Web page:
To connect first with the body is a high priority. I have come to think of it as a grounding wire, the way to prevent shock and greater troubles found in evoking higher levels of spirituality. A practice lead solely by the capricious mind and its crafty imaginings can be an exhausting chase through an infinite maze of possibilities. With regard to yoga, it is best to follow a plan, thousands of years of experience can serve as a guide and outline, but the way for each is somewhat different. Even when following an old routine or an ancient lineage, if you haven’t grounded into your body first however …you may be entertaining a hazard more so than a healthy option. If you begin to practice yoga without taking care to connect and respect your physical body, you may cause yourself injury unintentionally. The reason being is that you may not really feel what you are doing.

Imagine for a moment, all your life you have hit your head against a wall. You have done this for all the years of your life and suddenly someone tells you that this is the cause of great pain. While it may sound true in some ways, you may hesitate to embrace this new knowledge. Let’s imagine for a moment you do finally decide that the headaches and pain you have been experiencing may in some way likely be connected, and finally you decide to make a change. The problem is your body has grown accustomed to this treatment, so it may be desensitized to a more gentle approach, it may take quite some time to come to a more normalized scale of feeling. The same is true for yoga.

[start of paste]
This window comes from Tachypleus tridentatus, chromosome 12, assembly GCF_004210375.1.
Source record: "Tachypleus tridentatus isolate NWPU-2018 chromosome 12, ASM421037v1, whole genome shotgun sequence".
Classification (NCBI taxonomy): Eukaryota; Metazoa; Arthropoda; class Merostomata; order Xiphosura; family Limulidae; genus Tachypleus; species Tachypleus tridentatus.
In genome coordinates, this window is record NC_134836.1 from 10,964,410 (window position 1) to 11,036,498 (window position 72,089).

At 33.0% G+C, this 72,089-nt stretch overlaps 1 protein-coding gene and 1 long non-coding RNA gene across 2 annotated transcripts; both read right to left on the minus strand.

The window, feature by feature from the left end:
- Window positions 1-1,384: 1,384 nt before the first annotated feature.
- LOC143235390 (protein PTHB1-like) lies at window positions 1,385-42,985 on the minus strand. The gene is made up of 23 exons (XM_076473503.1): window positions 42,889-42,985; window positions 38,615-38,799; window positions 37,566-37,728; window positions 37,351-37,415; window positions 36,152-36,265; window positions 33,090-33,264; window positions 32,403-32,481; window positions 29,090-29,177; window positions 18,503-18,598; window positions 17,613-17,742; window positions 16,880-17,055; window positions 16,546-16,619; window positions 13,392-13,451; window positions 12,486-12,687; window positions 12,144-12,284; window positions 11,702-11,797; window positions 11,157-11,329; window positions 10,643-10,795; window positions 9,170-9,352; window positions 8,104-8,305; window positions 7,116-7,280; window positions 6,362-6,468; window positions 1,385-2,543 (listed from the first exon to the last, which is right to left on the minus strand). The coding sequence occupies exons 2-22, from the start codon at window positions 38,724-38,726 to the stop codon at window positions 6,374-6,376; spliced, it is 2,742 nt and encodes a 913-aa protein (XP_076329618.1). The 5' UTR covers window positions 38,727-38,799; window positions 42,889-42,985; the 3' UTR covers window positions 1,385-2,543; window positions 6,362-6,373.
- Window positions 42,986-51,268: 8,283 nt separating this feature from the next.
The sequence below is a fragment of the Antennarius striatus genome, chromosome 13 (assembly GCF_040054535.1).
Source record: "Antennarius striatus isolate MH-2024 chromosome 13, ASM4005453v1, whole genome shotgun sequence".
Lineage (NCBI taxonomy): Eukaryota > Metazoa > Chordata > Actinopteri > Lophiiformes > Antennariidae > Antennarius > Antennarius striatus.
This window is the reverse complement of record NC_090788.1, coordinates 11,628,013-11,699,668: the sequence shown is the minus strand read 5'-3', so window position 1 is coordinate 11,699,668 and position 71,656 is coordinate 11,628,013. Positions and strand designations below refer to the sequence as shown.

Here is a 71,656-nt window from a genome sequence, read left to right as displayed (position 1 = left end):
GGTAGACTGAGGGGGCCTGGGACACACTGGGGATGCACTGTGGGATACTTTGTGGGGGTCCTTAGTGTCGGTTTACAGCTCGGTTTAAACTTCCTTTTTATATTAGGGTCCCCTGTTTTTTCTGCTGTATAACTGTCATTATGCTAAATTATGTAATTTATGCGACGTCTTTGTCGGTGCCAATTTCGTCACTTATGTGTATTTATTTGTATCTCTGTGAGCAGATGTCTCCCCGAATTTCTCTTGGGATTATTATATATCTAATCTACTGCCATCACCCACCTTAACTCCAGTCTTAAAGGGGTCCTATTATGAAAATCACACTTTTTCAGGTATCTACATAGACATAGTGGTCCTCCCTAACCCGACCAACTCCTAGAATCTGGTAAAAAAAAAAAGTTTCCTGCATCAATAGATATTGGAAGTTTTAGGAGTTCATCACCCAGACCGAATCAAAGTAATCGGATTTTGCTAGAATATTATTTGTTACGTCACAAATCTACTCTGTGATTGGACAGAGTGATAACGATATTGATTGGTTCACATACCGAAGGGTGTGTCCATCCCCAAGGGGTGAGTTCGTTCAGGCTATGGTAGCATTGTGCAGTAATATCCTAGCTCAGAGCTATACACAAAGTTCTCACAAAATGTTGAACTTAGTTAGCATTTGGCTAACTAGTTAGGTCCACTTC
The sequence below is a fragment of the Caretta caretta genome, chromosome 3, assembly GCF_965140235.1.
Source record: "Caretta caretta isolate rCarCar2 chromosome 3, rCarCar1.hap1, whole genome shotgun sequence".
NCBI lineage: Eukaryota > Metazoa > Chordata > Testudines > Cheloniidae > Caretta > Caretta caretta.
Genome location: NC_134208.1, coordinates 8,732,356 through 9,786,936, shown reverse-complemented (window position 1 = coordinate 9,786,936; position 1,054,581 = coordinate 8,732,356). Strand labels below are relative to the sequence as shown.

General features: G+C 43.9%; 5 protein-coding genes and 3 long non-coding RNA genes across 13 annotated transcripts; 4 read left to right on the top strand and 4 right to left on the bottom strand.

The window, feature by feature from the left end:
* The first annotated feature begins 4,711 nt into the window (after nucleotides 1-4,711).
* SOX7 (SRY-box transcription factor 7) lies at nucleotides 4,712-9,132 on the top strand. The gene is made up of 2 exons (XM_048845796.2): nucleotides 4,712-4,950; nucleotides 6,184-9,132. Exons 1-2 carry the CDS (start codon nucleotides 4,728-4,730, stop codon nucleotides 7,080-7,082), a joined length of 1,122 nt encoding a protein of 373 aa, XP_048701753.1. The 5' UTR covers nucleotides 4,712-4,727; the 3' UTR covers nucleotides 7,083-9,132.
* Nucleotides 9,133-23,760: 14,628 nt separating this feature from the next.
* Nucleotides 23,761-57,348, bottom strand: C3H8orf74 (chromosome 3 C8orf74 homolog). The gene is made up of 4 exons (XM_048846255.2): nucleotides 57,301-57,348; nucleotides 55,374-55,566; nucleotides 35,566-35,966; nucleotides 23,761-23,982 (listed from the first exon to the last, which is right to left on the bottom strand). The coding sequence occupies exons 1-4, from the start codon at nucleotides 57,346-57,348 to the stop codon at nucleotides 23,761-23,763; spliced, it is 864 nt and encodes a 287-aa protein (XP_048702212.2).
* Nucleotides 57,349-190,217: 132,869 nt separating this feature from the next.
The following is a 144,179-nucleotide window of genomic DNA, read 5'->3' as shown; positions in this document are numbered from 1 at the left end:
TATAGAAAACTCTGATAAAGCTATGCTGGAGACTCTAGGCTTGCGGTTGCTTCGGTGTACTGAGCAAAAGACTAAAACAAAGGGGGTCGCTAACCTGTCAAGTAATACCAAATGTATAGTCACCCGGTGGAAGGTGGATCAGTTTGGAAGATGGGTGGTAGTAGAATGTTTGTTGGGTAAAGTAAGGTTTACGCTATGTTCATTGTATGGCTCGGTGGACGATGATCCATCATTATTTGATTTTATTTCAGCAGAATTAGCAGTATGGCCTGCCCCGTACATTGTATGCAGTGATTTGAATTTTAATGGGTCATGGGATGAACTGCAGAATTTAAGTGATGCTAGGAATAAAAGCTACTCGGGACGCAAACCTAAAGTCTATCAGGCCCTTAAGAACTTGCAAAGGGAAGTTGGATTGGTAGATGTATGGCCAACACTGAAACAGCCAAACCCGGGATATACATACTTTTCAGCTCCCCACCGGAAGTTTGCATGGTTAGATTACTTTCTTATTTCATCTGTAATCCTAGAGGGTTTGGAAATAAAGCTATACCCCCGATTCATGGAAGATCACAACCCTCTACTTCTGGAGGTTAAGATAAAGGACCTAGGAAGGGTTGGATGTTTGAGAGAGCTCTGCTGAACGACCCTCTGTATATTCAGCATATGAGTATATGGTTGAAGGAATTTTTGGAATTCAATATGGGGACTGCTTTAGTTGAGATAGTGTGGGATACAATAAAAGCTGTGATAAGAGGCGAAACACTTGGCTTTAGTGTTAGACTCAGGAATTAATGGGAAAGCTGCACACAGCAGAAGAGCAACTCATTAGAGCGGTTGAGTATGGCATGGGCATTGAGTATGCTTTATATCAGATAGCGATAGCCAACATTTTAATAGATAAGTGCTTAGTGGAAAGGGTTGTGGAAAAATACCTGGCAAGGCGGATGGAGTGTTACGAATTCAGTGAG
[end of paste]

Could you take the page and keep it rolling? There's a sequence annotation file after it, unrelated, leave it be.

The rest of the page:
I have taught hundreds of classes over the years, and in these classes I have seen countless people struggle and attempt to go deeper and further than their body can obviously go. Unfortunately, I can tell them and suggest over and over again that they take a more moderate approach but yet the habit is there, they cannot grasp that I am speaking to them. Even if you tell a person directly, this is not always well received. I know that this is part of their journey and I can only suggest and try to help them learn this important lesson of respecting their own personal body. In truth I too, have found myself guilty of this tendency.

Learning the limitations of oneself is a challenge. Self reflection is necessary and the levels to which one begins to do this only deepen with time. There seems to be a bell curve where much effort leads to great self questioning and then one day this need begins to wane. In the beginning the need for honest self inquiry is paramount, though many great realizations may take time to avail themselves.